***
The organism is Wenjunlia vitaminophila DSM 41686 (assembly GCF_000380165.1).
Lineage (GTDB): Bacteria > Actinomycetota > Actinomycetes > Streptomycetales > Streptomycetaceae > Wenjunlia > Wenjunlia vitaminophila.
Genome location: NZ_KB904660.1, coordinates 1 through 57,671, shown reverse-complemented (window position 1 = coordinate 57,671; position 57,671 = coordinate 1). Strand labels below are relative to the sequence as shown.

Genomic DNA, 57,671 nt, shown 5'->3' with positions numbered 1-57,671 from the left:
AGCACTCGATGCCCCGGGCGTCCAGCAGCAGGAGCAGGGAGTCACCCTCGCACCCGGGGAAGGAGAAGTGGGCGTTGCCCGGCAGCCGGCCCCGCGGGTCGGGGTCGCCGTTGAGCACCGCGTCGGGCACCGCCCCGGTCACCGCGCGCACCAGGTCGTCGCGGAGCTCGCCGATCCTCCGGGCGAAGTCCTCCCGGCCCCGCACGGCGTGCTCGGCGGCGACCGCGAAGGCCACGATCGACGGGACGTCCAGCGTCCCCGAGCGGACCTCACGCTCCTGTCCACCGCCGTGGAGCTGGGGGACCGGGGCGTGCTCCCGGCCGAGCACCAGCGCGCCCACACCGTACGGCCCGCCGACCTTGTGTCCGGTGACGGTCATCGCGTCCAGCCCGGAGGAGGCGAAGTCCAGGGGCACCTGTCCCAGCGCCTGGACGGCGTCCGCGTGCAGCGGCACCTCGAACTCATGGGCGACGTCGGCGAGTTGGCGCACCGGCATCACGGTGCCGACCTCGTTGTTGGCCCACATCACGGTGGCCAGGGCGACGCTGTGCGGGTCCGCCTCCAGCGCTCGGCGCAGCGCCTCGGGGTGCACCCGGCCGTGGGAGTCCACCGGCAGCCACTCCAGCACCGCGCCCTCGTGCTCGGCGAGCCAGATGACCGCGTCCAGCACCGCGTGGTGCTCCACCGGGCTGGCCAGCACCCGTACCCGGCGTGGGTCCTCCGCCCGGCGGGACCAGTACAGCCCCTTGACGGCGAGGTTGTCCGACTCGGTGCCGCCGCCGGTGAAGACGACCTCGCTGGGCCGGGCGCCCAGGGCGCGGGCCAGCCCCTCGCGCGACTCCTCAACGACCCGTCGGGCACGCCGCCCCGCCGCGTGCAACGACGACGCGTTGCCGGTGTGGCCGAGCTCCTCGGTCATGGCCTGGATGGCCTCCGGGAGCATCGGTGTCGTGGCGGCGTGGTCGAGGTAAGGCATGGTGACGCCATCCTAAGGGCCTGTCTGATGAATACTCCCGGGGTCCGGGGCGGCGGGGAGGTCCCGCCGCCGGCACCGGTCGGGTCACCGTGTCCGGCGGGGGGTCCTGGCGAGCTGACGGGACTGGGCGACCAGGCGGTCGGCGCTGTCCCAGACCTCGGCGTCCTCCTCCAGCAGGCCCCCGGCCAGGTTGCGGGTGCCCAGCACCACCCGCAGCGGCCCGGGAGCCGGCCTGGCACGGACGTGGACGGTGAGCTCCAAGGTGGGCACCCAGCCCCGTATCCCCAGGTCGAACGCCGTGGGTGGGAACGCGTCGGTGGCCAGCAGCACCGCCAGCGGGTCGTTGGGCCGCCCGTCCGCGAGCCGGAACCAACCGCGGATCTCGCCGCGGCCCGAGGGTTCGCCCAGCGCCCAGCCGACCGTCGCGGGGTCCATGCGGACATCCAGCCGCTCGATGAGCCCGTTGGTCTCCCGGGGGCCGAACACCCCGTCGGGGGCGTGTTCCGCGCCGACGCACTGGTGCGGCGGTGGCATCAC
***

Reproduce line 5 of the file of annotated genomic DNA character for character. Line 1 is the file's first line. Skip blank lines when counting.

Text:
AGCACTCGATGCCCCGGGCGTCCAGCAGCAGGAGCAGGGAGTCACCCTCGCACCCGGGGAAGGAGAAGTGGGCGTTGCCCGGCAGCCGGCCCCGCGGGTCGGGGTCGCCGTTGAGCACCGCGTCGGGCACCGCCCCGGTCACCGCGCGCACCAGGTCGTCGCGGAGCTCGCCGATCCTCCGGGCGAAGTCCTCCCGGCCCCGCACGGCGTGCTCGGCGGCGACCGCGAAGGCCACGATCGACGGGACGTCCAGCGTCCCCGAGCGGACCTCACGCTCCTGTCCACCGCCGTGGAGCTGGGGGACCGGGGCGTGCTCCCGGCCGAGCACCAGCGCGCCCACACCGTACGGCCCGCCGACCTTGTGTCCGGTGACGGTCATCGCGTCCAGCCCGGAGGAGGCGAAGTCCAGGGGCACCTGTCCCAGCGCCTGGACGGCGTCCGCGTGCAGCGGCACCTCGAACTCATGGGCGACGTCGGCGAGTTGGCGCACCGGCATCACGGTGCCGACCTCGTTGTTGGCCCACATCACGGTGGCCAGGGCGACGCTGTGCGGGTCCGCCTCCAGCGCTCGGCGCAGCGCCTCGGGGTGCACCCGGCCGTGGGAGTCCACCGGCAGCCACTCCAGCACCGCGCCCTCGTGCTCGGCGAGCCAGATGACCGCGTCCAGCACCGCGTGGTGCTCCACCGGGCTGGCCAGCACCCGTACCCGGCGTGGGTCCTCCGCCCGGCGGGACCAGTACAGCCCCTTGACGGCGAGGTTGTCCGACTCGGTGCCGCCGCCGGTGAAGACGACCTCGCTGGGCCGGGCGCCCAGGGCGCGGGCCAGCCCCTCGCGCGACTCCTCAACGACCCGTCGGGCACGCCGCCCCGCCGCGTGCAACGACGACGCGTTGCCGGTGTGGCCGAGCTCCTCGGTCATGGCCTGGATGGCCTCCGGGAGCATCGGTGTCGTGGCGGCGTGGTCGAGGTAAGGCATGGTGACGCCATCCTAAGGGCCTGTCTGATGAATACTCCCGGGGTCCGGGGCGGCGGGGAGGTCCCGCCGCCGGCACCGGTCGGGTCACCGTGTCCGGCGGGGGGTCCTGGCGAGCTGACGGGACTGGGCGACCAGGCGGTCGGCGCTGTCCCAGACCTCGGCGTCCTCCTCCAGCAGGCCCCCGGCCAGGTTGCGGGTGCCCAGCACCACCCGCAGCGGCCCGGGAGCCGGCCTGGCACGGACGTGGACGGTGAGCTCCAAGGTGGGCACCCAGCCCCGTATCCCCAGGTCGAACGCCGTGGGTGGGAACGCGTCGGTGGCCAGCAGCACCGCCAGCGGGTCGTTGGGCCGCCCGTCCGCGAGCCGGAACCAACCGCGGATCTCGCCGCGGCCCGAGGGTTCGCCCAGCGCCCAGCCGACCGTCGCGGGGTCCATGCGGACATCCAGCCGCTCGATGAGCCCGTTGGTCTCCCGGGGGCCGAACACCCCGTCGGGGGCGTGTTCCGCGCCGACGCACTGGTGCGGCGGTGGCATCAC